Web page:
When I started driving at age 16, I was on my parents’ insurance policy. When I got ready to join the military at age 19, we mutually decided that it was time to get my own policy. I compared quotes from several agencies, and decided to go with a different insurer than the ones my parents used, as I could save about 50% on my monthly premium. Big mistake.
Before I joined the military, I was going to school full-time and working at a local pizza place full-time. I was the Assistant Manager at that time, but sometimes filled in for drivers or helped out during heavy rushes by delivering a few pizzas. I informed my new insurance company of this, and was assured that everything was cool. In the case of an accident, I was promised that my policy would cover me even if I was on the clock. Good to go, right? Wrong.
One night, we had a thunderstorm, and of course everyone decides to order delivery when the weather was bad, so I had to get out and take a few pizzas to a neighborhood about 5 miles from the store. Everything was great until I was on my way back from this run. Some kid in an Oldsmobile Cutlass plowed through a light and t-boned my car. I waited for the police to come, they issued him a ticket, towed both our cars and I went back to the store to call my insurance company. Lo and behold, they denied my claim since I was on the clock (even though my policy stated I was covered).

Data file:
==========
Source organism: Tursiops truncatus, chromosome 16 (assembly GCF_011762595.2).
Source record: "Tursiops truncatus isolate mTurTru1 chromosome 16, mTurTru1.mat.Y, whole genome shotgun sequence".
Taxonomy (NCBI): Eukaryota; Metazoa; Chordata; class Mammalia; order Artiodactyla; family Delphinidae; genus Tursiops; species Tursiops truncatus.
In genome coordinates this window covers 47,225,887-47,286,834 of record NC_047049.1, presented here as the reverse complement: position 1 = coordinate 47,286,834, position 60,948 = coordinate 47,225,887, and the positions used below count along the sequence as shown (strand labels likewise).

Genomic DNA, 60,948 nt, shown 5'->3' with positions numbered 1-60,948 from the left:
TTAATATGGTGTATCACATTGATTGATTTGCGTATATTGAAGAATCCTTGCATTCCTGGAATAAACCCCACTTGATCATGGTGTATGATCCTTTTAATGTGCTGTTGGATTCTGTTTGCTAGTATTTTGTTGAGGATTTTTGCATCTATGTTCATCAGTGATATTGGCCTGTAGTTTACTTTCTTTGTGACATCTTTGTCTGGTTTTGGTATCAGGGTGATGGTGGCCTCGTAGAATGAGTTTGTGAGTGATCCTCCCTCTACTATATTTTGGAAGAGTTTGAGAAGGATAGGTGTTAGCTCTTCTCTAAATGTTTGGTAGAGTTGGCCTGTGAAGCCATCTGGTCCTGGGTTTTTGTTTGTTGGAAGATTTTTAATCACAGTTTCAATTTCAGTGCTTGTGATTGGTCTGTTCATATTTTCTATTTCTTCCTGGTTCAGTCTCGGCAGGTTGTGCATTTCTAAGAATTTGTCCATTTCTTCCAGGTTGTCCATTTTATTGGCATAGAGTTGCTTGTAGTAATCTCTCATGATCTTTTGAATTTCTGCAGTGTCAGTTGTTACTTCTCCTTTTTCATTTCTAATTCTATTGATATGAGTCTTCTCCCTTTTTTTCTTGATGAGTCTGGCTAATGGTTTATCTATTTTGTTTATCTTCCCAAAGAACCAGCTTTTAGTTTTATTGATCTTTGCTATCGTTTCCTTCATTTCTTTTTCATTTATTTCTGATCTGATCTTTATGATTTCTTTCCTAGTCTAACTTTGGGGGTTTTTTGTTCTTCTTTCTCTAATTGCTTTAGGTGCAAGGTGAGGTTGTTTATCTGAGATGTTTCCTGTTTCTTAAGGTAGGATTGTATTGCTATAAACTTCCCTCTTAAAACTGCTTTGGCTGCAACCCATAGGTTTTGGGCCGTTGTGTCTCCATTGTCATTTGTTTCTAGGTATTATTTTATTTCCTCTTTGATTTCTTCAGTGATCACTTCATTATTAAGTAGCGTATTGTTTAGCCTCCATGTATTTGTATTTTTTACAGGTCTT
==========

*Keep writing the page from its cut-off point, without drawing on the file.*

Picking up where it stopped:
Long story short, I had to pay to fix my car myself. I spoke with several attorneys, but no one would take my case since I was leaving in two months for basic training, and I knew nothing about the Soldiers & Sailors Civil Relief Act at that time, so I let it go. That little incident cost me $2,000. It was $1,000 just to get my car drivable, another $1,000 later to get it looking decent. The other guy’s insurance didn’t pay because it was declared a “no-fault” accident. I learned a hard lesson about using a no-name, two-bit insurance company that no one had ever heard of. They have since gone out of business, which is a bit of Karma.
It is true that you get what you pay for. Now that the internet is out there for use (we had dial-up AOL back when I was in my teens, and you couldn’t find the types of reviews you can today), do your research before you buy an auto insurance policy. Compare not only prices, but customer service and customer reviews before you select an insurance company. Hopefully you never have to go through what I went through. Good luck!
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